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Natural Capital

What is the value of natural capital in the Netherlands?

Natural capital can be described with its qualitative, quantitative or monetary value (see “Qualitative, quantitative or monetary valuation”). Of seventeen ecosystem services the size and development has been quantified by the PBL Netherlands Environment Assessment Agency and the Wageningen UR. Statistics Netherlands compiled in 2013 environmental accounts of the Dutch use of natural capital (see “Natural Capital Accounting (for governments)”) The available knowledge about the potential of natural capital in the Netherlands is collected in the Atlas Natural Capital. 

Ecosystem services in the Netherlands

The PBL Netherlands Environment Assessment Agency has jointly with the Wageningen UR developed the Indicator Services by Nature. The goal is to quantify the size and development of goods and services from Dutch ecosystems. The indicator provides information on seventeen types of ecosystem services. To name one example, Dutch ecosystems fulfill 49% of the national need for freshwater. This share has decreased since 1990. The reliability of this ecosystem service is deemed to be moderate.

Knegt, de (ed.) (2014), p. 12. (in Dutch)

Atlas Natural Capital

The Atlas of Natural Capital of the Netherlands contains freely accessible maps with supporting data (downloadable by the end of 2015) on Dutch ecosystems and the services that they provide. The Atlas includes links to inspiring examples, information on the current value of natural capital in the Netherlands, and information on its potential, possibilities and barriers. The information has been gathered from a large number of Dutch and international knowledge institutions. The Atlas is structured in a way that enables businesses and governments to use it for (local) decision making in order to realize an optimal mix of services – and therefore optimal social benefit – in a given area. The Atlas is a source of information for:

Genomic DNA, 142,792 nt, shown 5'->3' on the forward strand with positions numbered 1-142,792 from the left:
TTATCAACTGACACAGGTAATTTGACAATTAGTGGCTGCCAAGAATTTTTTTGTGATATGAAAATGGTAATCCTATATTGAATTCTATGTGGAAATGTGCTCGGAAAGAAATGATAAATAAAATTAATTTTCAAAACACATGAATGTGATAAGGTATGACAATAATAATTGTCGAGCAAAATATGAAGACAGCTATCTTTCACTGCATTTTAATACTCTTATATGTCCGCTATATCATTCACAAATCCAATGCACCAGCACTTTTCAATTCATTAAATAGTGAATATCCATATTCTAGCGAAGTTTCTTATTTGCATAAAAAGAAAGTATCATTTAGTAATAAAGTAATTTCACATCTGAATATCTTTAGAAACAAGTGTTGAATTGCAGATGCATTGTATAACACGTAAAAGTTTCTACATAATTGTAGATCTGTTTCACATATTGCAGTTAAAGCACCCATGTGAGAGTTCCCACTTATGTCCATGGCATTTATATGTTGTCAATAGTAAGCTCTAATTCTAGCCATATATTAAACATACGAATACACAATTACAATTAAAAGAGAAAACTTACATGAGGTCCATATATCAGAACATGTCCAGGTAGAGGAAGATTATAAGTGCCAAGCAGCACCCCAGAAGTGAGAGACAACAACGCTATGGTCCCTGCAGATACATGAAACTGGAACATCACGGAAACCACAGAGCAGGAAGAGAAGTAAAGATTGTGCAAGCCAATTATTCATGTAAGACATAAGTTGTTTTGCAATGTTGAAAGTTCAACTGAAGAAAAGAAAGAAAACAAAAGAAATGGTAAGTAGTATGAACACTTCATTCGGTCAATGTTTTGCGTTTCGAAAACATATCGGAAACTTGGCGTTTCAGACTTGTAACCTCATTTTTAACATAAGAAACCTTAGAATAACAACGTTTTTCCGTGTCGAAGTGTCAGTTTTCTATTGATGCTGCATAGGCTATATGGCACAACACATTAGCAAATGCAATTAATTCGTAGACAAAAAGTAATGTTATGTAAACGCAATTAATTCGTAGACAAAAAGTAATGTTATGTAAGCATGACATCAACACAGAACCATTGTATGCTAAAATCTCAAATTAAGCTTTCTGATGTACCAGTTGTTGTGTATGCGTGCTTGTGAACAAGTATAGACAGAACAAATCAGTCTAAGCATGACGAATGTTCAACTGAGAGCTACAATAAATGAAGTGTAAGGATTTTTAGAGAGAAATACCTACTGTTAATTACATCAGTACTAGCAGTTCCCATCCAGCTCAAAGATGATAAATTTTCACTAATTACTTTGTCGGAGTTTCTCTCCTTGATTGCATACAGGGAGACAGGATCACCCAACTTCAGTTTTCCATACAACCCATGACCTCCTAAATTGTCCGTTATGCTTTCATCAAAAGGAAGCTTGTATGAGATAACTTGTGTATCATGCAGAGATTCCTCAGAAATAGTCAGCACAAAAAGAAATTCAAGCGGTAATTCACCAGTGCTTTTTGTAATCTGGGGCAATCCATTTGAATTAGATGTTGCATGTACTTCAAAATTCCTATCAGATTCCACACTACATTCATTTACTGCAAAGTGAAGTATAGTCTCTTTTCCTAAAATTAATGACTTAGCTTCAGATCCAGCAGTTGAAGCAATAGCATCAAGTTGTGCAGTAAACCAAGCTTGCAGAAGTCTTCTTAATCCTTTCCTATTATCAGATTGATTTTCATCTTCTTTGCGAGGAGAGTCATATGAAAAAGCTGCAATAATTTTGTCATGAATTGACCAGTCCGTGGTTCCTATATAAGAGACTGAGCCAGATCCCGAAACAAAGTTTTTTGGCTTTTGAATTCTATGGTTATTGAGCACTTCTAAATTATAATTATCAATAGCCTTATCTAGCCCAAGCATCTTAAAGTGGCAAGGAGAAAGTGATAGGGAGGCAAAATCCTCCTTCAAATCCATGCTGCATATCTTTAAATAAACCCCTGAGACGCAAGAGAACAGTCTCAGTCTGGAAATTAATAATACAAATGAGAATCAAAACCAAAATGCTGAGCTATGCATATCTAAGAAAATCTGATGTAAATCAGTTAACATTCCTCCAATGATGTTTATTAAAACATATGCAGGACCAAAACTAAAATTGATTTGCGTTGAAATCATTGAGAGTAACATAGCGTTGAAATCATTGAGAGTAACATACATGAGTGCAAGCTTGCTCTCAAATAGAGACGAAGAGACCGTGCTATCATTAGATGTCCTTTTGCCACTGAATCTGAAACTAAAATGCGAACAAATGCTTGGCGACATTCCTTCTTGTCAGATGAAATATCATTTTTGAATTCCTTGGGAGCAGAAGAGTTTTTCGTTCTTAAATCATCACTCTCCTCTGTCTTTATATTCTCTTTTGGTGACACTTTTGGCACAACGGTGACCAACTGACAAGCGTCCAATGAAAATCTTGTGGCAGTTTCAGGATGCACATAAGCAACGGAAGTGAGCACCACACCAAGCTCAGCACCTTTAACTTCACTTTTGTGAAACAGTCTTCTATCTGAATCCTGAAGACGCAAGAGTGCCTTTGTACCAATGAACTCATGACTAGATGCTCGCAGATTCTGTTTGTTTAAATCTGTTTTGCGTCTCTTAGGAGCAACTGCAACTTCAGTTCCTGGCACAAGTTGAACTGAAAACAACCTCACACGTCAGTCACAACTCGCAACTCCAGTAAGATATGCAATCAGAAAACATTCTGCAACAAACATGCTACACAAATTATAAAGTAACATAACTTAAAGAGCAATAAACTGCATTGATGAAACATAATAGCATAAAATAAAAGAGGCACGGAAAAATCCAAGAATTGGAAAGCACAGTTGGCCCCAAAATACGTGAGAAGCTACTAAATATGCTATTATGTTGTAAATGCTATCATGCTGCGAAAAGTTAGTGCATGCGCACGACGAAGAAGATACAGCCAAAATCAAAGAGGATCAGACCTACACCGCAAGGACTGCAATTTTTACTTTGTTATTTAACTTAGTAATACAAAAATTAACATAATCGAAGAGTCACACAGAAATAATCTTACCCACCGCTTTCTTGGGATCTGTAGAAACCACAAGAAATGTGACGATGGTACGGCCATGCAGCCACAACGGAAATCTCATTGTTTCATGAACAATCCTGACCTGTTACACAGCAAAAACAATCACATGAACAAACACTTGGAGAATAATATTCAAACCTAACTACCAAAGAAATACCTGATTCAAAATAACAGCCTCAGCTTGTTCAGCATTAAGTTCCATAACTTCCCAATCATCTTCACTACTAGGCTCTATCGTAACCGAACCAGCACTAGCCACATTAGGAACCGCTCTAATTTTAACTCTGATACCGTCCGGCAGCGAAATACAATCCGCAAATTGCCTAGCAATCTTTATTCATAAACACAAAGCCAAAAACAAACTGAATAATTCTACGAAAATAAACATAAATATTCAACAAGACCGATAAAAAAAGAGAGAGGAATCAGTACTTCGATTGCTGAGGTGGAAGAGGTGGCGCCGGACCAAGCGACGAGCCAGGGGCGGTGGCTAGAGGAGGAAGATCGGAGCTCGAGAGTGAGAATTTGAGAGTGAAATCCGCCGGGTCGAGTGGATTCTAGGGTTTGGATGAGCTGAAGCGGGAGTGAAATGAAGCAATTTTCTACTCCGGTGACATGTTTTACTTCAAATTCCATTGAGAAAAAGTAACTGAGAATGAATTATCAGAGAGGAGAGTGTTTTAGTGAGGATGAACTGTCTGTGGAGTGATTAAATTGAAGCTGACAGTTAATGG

• Businesses and governments, to clarify their impact on natural capital (in the Netherlands) and to assist their decision-making;
  • Businesses, to reduce their negative impact on ecosystems and boost their positive impact, to make (better) use of the services that natural capital can provide and to support annual (environmental) reporting;
  • Community organizations, as a basis for targeted action and the identification of stakeholders;
  • Local governments, to support enhanced decision-making and licensing;
  • The national government, to report on the state of the nation’s natural capital and on realization of the associated international biodiversity targets;
  • Consumers, for intelligent information sourcing, e.g. for use in permit applications;
  • Volunteers, to obtain insight and operational perspective for community initiatives.

Experiences on mapping are being shared with all EU member states through the EU-MAES working group. 

More information on the Atlas Natural Capital website (also in English).